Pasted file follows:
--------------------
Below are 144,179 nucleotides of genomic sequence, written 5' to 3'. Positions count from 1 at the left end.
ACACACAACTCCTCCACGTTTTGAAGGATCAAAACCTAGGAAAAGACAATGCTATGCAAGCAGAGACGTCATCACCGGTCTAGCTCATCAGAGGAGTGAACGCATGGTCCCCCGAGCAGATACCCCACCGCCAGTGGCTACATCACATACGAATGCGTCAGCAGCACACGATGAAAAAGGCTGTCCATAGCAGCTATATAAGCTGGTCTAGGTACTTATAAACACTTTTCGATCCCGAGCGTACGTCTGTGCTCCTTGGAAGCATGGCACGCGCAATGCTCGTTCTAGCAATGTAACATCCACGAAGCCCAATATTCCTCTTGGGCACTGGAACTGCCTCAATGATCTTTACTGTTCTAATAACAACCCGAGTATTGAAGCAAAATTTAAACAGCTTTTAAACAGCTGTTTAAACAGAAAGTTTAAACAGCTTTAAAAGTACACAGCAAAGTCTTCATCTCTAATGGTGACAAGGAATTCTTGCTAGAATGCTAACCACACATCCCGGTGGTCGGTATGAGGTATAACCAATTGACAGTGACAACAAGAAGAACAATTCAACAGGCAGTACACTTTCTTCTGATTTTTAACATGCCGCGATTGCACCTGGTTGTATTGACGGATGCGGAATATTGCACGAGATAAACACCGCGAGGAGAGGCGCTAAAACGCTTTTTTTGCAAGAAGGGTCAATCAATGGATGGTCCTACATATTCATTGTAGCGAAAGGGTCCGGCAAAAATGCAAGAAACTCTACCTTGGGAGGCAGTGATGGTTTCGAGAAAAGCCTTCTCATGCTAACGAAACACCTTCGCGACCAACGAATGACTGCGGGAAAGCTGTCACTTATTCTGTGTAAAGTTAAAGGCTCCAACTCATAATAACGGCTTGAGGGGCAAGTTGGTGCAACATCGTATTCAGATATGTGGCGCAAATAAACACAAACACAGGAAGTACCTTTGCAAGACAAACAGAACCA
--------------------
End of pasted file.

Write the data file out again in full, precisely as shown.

Below are 144,179 nucleotides of genomic sequence, written 5' to 3'. Positions count from 1 at the left end.
ACACACAACTCCTCCACGTTTTGAAGGATCAAAACCTAGGAAAAGACAATGCTATGCAAGCAGAGACGTCATCACCGGTCTAGCTCATCAGAGGAGTGAACGCATGGTCCCCCGAGCAGATACCCCACCGCCAGTGGCTACATCACATACGAATGCGTCAGCAGCACACGATGAAAAAGGCTGTCCATAGCAGCTATATAAGCTGGTCTAGGTACTTATAAACACTTTTCGATCCCGAGCGTACGTCTGTGCTCCTTGGAAGCATGGCACGCGCAATGCTCGTTCTAGCAATGTAACATCCACGAAGCCCAATATTCCTCTTGGGCACTGGAACTGCCTCAATGATCTTTACTGTTCTAATAACAACCCGAGTATTGAAGCAAAATTTAAACAGCTTTTAAACAGCTGTTTAAACAGAAAGTTTAAACAGCTTTAAAAGTACACAGCAAAGTCTTCATCTCTAATGGTGACAAGGAATTCTTGCTAGAATGCTAACCACACATCCCGGTGGTCGGTATGAGGTATAACCAATTGACAGTGACAACAAGAAGAACAATTCAACAGGCAGTACACTTTCTTCTGATTTTTAACATGCCGCGATTGCACCTGGTTGTATTGACGGATGCGGAATATTGCACGAGATAAACACCGCGAGGAGAGGCGCTAAAACGCTTTTTTTGCAAGAAGGGTCAATCAATGGATGGTCCTACATATTCATTGTAGCGAAAGGGTCCGGCAAAAATGCAAGAAACTCTACCTTGGGAGGCAGTGATGGTTTCGAGAAAAGCCTTCTCATGCTAACGAAACACCTTCGCGACCAACGAATGACTGCGGGAAAGCTGTCACTTATTCTGTGTAAAGTTAAAGGCTCCAACTCATAATAACGGCTTGAGGGGCAAGTTGGTGCAACATCGTATTCAGATATGTGGCGCAAATAAACACAAACACAGGAAGTACCTTTGCAAGACAAACAGAACCA